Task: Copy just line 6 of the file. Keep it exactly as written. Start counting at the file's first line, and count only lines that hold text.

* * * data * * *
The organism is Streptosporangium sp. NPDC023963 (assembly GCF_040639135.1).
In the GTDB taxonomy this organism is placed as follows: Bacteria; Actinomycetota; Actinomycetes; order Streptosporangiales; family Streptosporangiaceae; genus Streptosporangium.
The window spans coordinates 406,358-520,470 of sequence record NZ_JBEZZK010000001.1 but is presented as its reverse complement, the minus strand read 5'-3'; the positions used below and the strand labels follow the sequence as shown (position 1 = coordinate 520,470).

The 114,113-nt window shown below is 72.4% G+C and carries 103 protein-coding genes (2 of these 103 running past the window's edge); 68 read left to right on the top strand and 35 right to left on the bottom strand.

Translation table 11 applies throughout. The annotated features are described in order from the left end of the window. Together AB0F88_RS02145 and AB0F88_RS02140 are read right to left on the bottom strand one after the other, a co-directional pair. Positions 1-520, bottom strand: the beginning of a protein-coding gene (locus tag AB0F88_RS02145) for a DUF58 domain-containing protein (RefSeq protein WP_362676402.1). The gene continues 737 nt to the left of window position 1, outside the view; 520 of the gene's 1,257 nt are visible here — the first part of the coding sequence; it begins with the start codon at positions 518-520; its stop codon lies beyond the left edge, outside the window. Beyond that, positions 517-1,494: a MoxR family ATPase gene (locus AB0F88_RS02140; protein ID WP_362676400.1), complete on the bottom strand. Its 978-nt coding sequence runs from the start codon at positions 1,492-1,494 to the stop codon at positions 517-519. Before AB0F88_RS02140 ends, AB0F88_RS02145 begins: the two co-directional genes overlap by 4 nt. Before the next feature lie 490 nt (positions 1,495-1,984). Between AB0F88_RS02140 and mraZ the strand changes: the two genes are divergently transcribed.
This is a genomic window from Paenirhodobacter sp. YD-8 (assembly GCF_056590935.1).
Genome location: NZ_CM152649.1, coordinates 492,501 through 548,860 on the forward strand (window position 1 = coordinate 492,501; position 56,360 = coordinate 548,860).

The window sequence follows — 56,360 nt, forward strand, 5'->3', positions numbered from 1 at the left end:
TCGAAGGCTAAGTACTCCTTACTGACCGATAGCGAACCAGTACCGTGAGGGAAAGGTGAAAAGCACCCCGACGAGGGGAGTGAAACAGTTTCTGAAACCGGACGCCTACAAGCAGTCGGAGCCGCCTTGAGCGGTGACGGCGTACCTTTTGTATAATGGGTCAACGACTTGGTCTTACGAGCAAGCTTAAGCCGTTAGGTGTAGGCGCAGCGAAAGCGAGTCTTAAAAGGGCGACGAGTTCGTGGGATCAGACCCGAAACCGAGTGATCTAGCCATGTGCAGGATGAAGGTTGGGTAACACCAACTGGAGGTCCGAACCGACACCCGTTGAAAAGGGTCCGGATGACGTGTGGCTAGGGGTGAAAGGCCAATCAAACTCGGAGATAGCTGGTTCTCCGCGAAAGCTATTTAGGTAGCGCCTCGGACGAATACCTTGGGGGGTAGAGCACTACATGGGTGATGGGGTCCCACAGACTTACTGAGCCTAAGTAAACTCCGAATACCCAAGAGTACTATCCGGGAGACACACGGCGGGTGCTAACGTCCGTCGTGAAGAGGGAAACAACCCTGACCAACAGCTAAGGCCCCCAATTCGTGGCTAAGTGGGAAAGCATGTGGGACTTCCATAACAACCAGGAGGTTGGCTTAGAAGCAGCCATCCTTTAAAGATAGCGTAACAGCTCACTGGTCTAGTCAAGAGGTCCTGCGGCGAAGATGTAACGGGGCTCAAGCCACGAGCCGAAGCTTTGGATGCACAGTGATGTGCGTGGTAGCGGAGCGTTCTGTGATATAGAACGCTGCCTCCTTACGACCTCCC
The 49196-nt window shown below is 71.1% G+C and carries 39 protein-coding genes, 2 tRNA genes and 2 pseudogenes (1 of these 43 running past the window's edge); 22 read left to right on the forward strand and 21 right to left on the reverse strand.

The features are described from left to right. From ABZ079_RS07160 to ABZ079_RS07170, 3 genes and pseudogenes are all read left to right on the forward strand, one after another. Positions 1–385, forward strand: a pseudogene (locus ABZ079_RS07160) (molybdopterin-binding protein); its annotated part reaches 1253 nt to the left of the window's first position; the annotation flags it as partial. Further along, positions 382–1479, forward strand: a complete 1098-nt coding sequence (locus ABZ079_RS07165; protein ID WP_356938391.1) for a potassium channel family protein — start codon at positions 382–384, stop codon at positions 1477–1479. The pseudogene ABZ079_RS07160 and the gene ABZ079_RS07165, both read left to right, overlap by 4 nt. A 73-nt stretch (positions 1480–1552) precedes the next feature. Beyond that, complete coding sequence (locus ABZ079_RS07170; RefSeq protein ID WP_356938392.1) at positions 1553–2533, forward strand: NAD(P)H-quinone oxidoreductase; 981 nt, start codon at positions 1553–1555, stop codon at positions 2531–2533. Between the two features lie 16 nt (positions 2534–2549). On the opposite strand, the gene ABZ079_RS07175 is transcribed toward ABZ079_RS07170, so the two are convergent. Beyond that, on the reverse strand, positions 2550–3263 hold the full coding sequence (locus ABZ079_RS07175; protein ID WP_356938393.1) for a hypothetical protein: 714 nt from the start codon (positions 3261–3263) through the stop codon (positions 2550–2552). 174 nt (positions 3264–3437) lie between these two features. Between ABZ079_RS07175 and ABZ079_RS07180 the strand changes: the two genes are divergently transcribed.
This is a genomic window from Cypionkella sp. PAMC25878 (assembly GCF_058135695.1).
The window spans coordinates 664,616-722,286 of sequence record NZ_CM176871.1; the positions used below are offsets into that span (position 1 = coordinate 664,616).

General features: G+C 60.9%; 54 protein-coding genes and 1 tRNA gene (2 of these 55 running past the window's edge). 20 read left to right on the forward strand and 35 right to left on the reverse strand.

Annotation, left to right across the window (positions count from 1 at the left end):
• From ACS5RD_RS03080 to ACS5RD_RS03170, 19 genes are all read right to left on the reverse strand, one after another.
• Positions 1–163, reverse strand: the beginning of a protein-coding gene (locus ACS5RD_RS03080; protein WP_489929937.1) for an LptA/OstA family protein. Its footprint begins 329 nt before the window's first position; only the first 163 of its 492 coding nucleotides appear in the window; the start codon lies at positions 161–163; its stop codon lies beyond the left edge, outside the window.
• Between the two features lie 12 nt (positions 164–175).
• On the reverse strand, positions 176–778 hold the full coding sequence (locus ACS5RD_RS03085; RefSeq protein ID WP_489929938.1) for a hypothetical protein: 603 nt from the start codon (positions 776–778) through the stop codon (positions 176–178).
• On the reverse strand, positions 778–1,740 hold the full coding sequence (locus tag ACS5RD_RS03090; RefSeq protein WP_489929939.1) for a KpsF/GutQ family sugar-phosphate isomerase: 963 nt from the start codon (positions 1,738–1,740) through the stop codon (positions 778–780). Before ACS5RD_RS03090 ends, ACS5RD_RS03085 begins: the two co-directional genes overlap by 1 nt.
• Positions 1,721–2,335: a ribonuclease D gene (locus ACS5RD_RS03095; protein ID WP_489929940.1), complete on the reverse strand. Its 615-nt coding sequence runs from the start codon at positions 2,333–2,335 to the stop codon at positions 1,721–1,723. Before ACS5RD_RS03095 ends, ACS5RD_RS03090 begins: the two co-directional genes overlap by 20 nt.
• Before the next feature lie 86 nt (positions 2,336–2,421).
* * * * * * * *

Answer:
This is a genomic window from Paenirhodobacter sp. YD-8 (assembly GCF_056590935.1).